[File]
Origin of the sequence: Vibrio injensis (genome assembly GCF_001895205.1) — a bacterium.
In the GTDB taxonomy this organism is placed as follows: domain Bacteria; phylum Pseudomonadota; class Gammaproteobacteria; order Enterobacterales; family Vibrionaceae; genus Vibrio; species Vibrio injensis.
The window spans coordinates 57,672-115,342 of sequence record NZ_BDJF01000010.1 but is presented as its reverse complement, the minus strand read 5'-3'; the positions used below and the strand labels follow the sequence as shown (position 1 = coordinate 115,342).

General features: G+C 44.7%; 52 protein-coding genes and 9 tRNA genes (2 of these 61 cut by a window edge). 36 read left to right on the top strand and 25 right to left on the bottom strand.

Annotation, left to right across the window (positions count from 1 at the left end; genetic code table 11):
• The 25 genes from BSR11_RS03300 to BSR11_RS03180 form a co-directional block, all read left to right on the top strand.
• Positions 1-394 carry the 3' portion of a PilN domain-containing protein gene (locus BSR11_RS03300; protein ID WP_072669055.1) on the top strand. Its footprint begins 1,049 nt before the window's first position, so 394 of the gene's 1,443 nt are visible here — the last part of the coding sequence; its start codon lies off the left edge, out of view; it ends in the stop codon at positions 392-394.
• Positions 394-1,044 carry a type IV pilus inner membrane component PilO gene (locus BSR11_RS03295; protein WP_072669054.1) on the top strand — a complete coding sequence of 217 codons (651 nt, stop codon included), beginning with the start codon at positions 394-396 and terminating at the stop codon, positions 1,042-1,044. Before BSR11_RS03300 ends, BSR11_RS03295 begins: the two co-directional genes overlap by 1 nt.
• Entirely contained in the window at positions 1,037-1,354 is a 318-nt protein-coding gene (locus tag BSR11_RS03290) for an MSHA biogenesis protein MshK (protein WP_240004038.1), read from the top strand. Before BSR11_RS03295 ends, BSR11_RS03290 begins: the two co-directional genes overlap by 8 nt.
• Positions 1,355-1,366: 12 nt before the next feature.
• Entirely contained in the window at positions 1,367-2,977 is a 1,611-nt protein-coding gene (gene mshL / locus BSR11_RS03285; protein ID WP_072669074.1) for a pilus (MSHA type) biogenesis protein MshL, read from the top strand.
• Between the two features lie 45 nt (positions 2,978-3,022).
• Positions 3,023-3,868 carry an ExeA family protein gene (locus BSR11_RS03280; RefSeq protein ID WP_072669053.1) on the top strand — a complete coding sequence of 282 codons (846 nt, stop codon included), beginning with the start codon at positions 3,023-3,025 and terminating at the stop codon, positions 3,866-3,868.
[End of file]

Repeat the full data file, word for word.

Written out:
Origin of the sequence: Vibrio injensis (genome assembly GCF_001895205.1) — a bacterium.
In the GTDB taxonomy this organism is placed as follows: domain Bacteria; phylum Pseudomonadota; class Gammaproteobacteria; order Enterobacterales; family Vibrionaceae; genus Vibrio; species Vibrio injensis.
The window spans coordinates 57,672-115,342 of sequence record NZ_BDJF01000010.1 but is presented as its reverse complement, the minus strand read 5'-3'; the positions used below and the strand labels follow the sequence as shown (position 1 = coordinate 115,342).

General features: G+C 44.7%; 52 protein-coding genes and 9 tRNA genes (2 of these 61 cut by a window edge). 36 read left to right on the top strand and 25 right to left on the bottom strand.

Annotation, left to right across the window (positions count from 1 at the left end; genetic code table 11):
• The 25 genes from BSR11_RS03300 to BSR11_RS03180 form a co-directional block, all read left to right on the top strand.
• Positions 1-394 carry the 3' portion of a PilN domain-containing protein gene (locus BSR11_RS03300; protein ID WP_072669055.1) on the top strand. Its footprint begins 1,049 nt before the window's first position, so 394 of the gene's 1,443 nt are visible here — the last part of the coding sequence; its start codon lies off the left edge, out of view; it ends in the stop codon at positions 392-394.
• Positions 394-1,044 carry a type IV pilus inner membrane component PilO gene (locus BSR11_RS03295; protein WP_072669054.1) on the top strand — a complete coding sequence of 217 codons (651 nt, stop codon included), beginning with the start codon at positions 394-396 and terminating at the stop codon, positions 1,042-1,044. Before BSR11_RS03300 ends, BSR11_RS03295 begins: the two co-directional genes overlap by 1 nt.
• Entirely contained in the window at positions 1,037-1,354 is a 318-nt protein-coding gene (locus tag BSR11_RS03290) for an MSHA biogenesis protein MshK (protein WP_240004038.1), read from the top strand. Before BSR11_RS03295 ends, BSR11_RS03290 begins: the two co-directional genes overlap by 8 nt.
• Positions 1,355-1,366: 12 nt before the next feature.
• Entirely contained in the window at positions 1,367-2,977 is a 1,611-nt protein-coding gene (gene mshL / locus BSR11_RS03285; protein ID WP_072669074.1) for a pilus (MSHA type) biogenesis protein MshL, read from the top strand.
• Between the two features lie 45 nt (positions 2,978-3,022).
• Positions 3,023-3,868 carry an ExeA family protein gene (locus BSR11_RS03280; RefSeq protein ID WP_072669053.1) on the top strand — a complete coding sequence of 282 codons (846 nt, stop codon included), beginning with the start codon at positions 3,023-3,025 and terminating at the stop codon, positions 3,866-3,868.